You are *shopping around* and getting multiple bids for foundation repair services in the Brazos Valley. That’s the advice you were given to get more than one bid, and it’s good advice. Way to go!
But now you’ve got a couple of quotes and you’re wondering: Why is there a difference in the prices from these foundation repair companies anyway? Aren’t they both doing about the same thing? The answer is, kinda but no not really.
At Anchor Foundation Repair, we have been serving the Bryan, College Station, and surrounding Brazos Valley communities since 1985. We can tell you exactly why there are pricing differences between us and other local foundation repair companies. This is a very easy question for us to answer and we aren’t even afraid to discuss this *elephant* in the room about why our prices can be higher for slab foundation repairs.
This article will discuss what is the same and what is different about our slab foundation repair services and another predominant company in the area, Brazos Valley Solutions.
This is not a persuasive article to convince you that one company is better than the other. (I mean, we do have a favorite, but we can be fair.) There are some distinct differences in the foundation repair methods used by us vs. them to point out that make for variance in cost that we can present objectively.
What Is the Same About Anchor vs. Brazos Valley Solutions?
Two things are the same about our company compared to Brazos Valley Solutions:
- Both Companies Are Locally Owned
- Both Companies Do Foundation Inspections and Repairs
If you are looking for a local company, either one of our companies will fit that bill. We believe that choosing a local company with history and longevity in the community is always a better choice for Brazos Valley homeowners. If there are any issues down the road with your repairs, a local company is easy to reach here in town.
Choosing a company from Houston or from *who knows where* is more of a risk because it’s questionable if they will be accessible or even in business later on.
Local, long-running companies tend to operate with more intentional service quality because their reputation is at stake in the community. If a local company does a bad job they have more to lose compared to some outsider, “fly by night” contractor just rolling through town to see if they can make a buck.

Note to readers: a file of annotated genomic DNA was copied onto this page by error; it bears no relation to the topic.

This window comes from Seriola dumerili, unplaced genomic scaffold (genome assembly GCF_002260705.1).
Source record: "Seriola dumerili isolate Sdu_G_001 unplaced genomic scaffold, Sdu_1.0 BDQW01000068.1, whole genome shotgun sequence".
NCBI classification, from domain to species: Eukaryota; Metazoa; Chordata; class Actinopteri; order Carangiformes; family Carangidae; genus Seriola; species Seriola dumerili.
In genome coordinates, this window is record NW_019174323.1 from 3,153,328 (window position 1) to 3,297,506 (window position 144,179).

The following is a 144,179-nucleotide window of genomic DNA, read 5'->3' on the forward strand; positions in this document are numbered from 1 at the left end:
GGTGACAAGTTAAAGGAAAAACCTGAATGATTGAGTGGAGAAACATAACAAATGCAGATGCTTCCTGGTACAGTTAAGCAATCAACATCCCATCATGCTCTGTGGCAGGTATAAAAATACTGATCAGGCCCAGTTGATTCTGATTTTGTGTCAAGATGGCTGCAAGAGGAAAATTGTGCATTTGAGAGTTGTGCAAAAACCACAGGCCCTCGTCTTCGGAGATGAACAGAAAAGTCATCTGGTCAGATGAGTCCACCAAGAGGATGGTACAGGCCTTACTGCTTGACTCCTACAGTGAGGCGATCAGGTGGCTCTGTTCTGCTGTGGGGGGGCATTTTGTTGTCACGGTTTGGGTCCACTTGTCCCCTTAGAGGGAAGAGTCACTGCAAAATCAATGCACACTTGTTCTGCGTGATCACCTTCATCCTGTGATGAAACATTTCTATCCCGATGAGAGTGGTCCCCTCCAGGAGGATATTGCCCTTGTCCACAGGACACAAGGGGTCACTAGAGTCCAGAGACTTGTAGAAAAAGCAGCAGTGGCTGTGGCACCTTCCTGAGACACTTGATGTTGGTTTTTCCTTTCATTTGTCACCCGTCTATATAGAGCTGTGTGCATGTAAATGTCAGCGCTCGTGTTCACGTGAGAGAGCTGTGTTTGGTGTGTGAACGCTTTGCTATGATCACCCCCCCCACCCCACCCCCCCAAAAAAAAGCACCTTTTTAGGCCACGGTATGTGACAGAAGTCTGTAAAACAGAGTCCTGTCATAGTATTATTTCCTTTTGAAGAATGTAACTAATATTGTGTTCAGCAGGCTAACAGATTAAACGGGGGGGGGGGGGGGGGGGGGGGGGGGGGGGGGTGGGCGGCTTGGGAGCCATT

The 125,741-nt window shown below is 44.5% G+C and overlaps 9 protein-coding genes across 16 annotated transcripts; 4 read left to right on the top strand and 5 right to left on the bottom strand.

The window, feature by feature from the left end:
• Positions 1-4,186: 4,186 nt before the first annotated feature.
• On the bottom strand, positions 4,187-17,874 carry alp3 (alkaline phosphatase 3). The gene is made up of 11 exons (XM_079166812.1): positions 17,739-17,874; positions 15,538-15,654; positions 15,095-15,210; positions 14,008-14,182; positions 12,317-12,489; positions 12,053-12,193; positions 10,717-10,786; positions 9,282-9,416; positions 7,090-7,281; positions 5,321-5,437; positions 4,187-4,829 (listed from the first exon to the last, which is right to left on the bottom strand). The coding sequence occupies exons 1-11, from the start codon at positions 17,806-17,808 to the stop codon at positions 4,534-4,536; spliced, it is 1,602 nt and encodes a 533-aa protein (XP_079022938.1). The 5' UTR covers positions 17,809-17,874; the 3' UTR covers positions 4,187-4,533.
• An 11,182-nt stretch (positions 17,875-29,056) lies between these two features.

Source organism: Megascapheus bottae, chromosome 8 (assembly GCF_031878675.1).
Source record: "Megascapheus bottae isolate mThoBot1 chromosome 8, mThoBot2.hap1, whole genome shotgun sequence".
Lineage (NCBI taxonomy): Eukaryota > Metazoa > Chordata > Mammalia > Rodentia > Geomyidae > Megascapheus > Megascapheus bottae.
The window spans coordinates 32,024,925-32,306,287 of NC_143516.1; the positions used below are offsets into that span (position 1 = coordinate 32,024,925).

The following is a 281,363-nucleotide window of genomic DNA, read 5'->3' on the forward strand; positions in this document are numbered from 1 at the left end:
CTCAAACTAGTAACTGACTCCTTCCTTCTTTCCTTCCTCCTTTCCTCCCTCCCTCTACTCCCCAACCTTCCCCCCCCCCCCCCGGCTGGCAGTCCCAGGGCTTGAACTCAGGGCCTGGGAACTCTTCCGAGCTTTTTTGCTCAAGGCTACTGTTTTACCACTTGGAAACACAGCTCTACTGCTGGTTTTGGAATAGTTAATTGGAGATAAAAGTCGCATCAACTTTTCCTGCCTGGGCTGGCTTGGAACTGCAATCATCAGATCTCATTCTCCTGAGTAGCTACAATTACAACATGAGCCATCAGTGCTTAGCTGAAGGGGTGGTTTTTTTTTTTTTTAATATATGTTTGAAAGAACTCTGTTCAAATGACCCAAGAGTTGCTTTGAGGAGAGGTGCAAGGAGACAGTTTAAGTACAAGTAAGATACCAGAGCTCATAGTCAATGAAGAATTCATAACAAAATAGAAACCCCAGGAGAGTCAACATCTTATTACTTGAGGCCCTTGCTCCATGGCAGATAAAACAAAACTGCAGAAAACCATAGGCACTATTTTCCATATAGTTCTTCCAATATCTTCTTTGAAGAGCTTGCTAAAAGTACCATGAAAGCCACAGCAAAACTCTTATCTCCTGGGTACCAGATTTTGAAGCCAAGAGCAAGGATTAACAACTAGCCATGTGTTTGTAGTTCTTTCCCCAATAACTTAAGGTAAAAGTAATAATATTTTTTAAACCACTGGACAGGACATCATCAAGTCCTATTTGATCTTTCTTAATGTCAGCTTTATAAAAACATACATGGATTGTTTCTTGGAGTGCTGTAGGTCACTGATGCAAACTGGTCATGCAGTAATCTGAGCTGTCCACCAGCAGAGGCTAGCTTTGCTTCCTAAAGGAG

So if you need your foundation inspected or repaired, both companies perform these services. But that’s where the similarities end.
What Is Different About Anchor vs. Brazos Valley Solutions?
There are several differences between Anchor Foundation Repair and Brazos Valley Solutions:
- Each company uses distinctly different methods of foundation repair.
I know, I know, it’s a list of one which seems unnecessary, but it’s a big one. This one big difference results in several smaller differences that I will explain real soon. The method used by each company is so different that in many ways it’s like comparing apples to oranges.
Many people think that all foundation repair is the same and all you have to do is choose the company – this is one of the many misconceptions about foundation repair. Most foundation repair companies only use one method of repair, so when you choose a company, you are also choosing their method.
—–>When you are comparing Anchor Foundation Repair to Brazos Valley Solutions, you are not comparing prices for the same method of repair.<—–
In the most simplified and non-technical terms, “foundation repair” basically means putting *some stuff* under your home to raise it from a sunken or settled position back to its original elevation. At the same time, the stuff that gets put under there is also supposed to both stabilize and better support the home to keep it from sinking again.
The difference in foundation repair methods is in *the kind of stuff* that gets used to support your home and how it works. Let’s take a closer look and explain the methods that each company employs next . . .
Brazos Valley Solutions Uses Pressed Piles for Foundation Repair
Pressed piles are made from a cylindrical piece of precast concrete that is 6 inches in diameter and 12 inches long. At each predetermined location where a piling needs to be added under the home, a hole is dug near the foundation to reach underneath the perimeter beam of the slab.
These cylinders are then driven into the ground one by one on top of each other with a hydraulic ram. The foundation repair crew would continue adding more and more cylinders under each location until the ground will not allow them to add any more. A pile cap is placed on top that is wider and two cylinders are placed side by side in contact with your slab.
There are some variations where the cylinders might be connected together and reinforced by a steel cable or rebar. Many companies that do pressed pilings will have some unique connection method that makes them sound different or better, but they essentially all work the same way in the ground.
The tension created between the pile concrete cylinders and the soil is what creates the lifting power/action to push up your home. It’s kind of like the tension created by a spring holding a battery in place, where the soil is the spring. Of course, this is a very simplified explanation but it’s the basic idea.